Think of the following: A modern Formula 1 car consists of nearly 80.000 components. Its power unit – the most sophisticated part – consists of around 5.000 components and its complex electronics require more than one kilometre of cables that are linked to about 100 sensors and actuators which monitor and control the vehicle constantly. These parts and the cars are forever changing so that you never see the same vehicle from one race to another. Do you think this is a bit over the top? Take a deep breath. That’s just the tiny collection of stuff that actually made it on track. Formula 1 has always been as much about rejecting ideas as it is about finding them.
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An armada of highly skilled engineers and craftsmen at the very top of their game work around the clock designing, building, testing, and sometimes binning an eye-watering amount of unused technology and parts that never make it on the car but would probably still cause any small-sized race team to turn green from envy. Formula 1‘s top spenders test one new part every seventeen minutes in their 24-hour wind tunnel shifts. That’s 85 parts a day!
It’s a level of productivity and innovation that’s hard to imagine. And it’s hard to control. Einstein taught us that real human ingenuity is to be able to foresee the wider effects of an ingenious invention long before the genius does. Same applies to Formula 1’s relentless innovators as Jean Todt and Bernie Ecclestone have had to experience on countless occasions. By the time the FIA has established a new rule framework, the teams have already invented its exemption. These issues are not unique to Formula 1. But the sport serves once again as a prime example for the problems of modern mobility with all its complexities and problems. Much as policymakers have underestimated the capacity of one of the most advanced car manufacturers to develop means that effectively undergo their control systems, Formula 1 has always struggled to establish a rule book that would serve for more than one season before the engineers come up with new inventions that require adaptations or before the negative consequences of such rules eventually come to light.
Formula 1 has always struggled to establish a rule book that would serve for more than one season before the engineers come up with new inventions that require adaptations or before the negative consequences of such rules eventually come to light.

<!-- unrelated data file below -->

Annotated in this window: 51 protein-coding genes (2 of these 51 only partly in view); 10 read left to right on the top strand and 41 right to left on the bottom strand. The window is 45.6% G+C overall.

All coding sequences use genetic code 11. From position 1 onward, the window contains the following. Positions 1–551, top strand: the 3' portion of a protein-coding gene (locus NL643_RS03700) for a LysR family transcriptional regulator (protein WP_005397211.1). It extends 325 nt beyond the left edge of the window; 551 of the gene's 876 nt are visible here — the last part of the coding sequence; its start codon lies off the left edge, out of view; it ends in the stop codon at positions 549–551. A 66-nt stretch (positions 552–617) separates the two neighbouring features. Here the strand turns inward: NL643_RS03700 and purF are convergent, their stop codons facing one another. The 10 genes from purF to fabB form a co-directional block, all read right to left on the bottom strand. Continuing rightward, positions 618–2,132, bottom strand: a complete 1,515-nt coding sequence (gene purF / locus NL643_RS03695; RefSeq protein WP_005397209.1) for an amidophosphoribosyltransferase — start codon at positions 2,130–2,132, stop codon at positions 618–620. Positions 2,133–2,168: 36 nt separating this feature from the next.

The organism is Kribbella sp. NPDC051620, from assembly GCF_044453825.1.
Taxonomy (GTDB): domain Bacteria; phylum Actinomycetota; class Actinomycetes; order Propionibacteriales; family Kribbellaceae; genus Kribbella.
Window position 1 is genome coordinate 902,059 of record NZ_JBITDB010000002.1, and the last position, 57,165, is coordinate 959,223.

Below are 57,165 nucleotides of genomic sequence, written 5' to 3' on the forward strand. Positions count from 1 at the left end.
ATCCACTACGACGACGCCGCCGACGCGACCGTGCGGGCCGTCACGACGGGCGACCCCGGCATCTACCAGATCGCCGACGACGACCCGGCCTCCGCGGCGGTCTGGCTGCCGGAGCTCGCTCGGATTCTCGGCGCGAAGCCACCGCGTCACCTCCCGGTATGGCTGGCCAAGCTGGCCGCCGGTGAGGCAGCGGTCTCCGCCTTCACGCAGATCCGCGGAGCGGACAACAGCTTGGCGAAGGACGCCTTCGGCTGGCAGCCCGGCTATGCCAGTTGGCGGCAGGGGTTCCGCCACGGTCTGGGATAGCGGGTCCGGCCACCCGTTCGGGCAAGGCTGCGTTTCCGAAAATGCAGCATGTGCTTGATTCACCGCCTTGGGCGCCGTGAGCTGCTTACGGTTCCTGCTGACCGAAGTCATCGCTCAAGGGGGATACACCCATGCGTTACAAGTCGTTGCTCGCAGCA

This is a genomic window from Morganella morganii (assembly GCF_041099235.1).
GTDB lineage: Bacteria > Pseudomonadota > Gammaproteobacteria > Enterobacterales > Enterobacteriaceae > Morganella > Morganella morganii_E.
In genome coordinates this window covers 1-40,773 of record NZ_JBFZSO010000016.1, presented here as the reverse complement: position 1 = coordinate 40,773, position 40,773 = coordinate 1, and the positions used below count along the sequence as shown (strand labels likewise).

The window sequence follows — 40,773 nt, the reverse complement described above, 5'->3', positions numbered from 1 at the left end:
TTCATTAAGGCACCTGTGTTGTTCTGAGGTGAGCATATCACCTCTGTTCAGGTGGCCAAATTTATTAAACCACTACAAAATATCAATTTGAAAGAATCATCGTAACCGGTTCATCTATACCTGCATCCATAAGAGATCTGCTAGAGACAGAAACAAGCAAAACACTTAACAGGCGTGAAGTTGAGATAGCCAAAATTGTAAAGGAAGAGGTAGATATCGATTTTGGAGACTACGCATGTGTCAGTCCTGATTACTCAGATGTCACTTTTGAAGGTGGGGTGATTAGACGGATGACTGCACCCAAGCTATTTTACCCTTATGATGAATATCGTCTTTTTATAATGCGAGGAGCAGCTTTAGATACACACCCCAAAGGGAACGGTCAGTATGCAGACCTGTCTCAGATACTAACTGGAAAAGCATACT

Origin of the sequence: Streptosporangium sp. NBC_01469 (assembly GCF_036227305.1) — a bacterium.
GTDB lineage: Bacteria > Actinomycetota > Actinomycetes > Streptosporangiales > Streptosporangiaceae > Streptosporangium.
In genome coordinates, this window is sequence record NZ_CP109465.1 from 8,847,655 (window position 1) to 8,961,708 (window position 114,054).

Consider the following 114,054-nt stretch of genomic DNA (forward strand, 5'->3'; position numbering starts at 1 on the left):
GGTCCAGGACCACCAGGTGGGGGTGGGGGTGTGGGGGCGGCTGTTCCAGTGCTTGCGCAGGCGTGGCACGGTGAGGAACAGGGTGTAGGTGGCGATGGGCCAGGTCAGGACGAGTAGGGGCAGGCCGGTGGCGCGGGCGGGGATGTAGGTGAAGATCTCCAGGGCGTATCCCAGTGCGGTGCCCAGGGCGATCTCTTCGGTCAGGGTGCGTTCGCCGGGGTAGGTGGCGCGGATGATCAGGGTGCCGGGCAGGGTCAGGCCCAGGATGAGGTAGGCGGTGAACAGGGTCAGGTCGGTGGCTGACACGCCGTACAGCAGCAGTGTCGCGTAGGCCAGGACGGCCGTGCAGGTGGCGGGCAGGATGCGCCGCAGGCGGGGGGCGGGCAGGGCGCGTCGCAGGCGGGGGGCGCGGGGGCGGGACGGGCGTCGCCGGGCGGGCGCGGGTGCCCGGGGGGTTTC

The introduction of efficient hybrid turbo engines was a forward-thinking, radical and progressive approach. It may not have been a popular one, but there is no doubt that in today’s conditions it makes a lot of sense to use the power of Formula 1 and its development speed in order to design mobility systems that are suitable for the street. Giving the manufacturers an opportunity to come up with promising drive systems has proven to be the right step, not just in Formula 1, but also in the WEC. However, unlike the Le Mans prototype class, Formula 1’s future is dependant on a grid that consists of a mixture of manufacturer-backed teams as well as independent ones. This has always been the case and always will be – unless spectators are happy to see a homogenous field of near-identical cars built by the same three manufacturers, and those manufacturers see the need to enter more than two cars at the associated cost.
In making way for more sustainable, but also more complex technological solutions, the governing bodies failed to take a look at the predictable consequences: the rise of power of those who can afford to throw money at such tasks and benefit from the solutions, and their unwillingness to offer such solutions to others at a reasonable price. The consequence is an even bigger power gap between the top teams and the independent teams. A mistake which Jean Todt admitted. Some players, such as Christian Horner, are now suggesting an independent engine manufacturer, but whoever he has in mind could never provide anything near as competitive as the hybrid engines by Mercedes or Ferrari. Honda’s and Renault’s struggles show how difficult it is to build something of equal performance even if you have the appropriate spending power. How would an independent manufacturer be able to keep up and offer its solution at an affordable price tag? A standard power unit, on the other hand, would mean the end of innovation and development – at the expense of those who have already invested in it and who need it in order to justify their continued commitment to Formula 1.
It’s catch 22. Again.